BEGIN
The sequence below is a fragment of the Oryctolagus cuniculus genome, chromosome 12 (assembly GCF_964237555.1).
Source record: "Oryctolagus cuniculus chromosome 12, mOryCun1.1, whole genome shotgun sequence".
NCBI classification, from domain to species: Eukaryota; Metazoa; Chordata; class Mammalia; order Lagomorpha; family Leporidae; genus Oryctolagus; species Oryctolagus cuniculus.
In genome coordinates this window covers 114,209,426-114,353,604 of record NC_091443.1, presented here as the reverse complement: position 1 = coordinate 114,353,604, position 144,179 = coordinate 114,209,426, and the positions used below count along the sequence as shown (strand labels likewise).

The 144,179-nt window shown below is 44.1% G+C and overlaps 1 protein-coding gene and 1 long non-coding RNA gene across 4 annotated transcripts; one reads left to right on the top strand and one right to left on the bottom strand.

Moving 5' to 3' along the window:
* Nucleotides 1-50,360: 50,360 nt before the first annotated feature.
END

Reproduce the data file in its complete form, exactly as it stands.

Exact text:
The sequence below is a fragment of the Oryctolagus cuniculus genome, chromosome 12 (assembly GCF_964237555.1).
Source record: "Oryctolagus cuniculus chromosome 12, mOryCun1.1, whole genome shotgun sequence".
NCBI classification, from domain to species: Eukaryota; Metazoa; Chordata; class Mammalia; order Lagomorpha; family Leporidae; genus Oryctolagus; species Oryctolagus cuniculus.
In genome coordinates this window covers 114,209,426-114,353,604 of record NC_091443.1, presented here as the reverse complement: position 1 = coordinate 114,353,604, position 144,179 = coordinate 114,209,426, and the positions used below count along the sequence as shown (strand labels likewise).

The 144,179-nt window shown below is 44.1% G+C and overlaps 1 protein-coding gene and 1 long non-coding RNA gene across 4 annotated transcripts; one reads left to right on the top strand and one right to left on the bottom strand.

Moving 5' to 3' along the window:
* Nucleotides 1-50,360: 50,360 nt before the first annotated feature.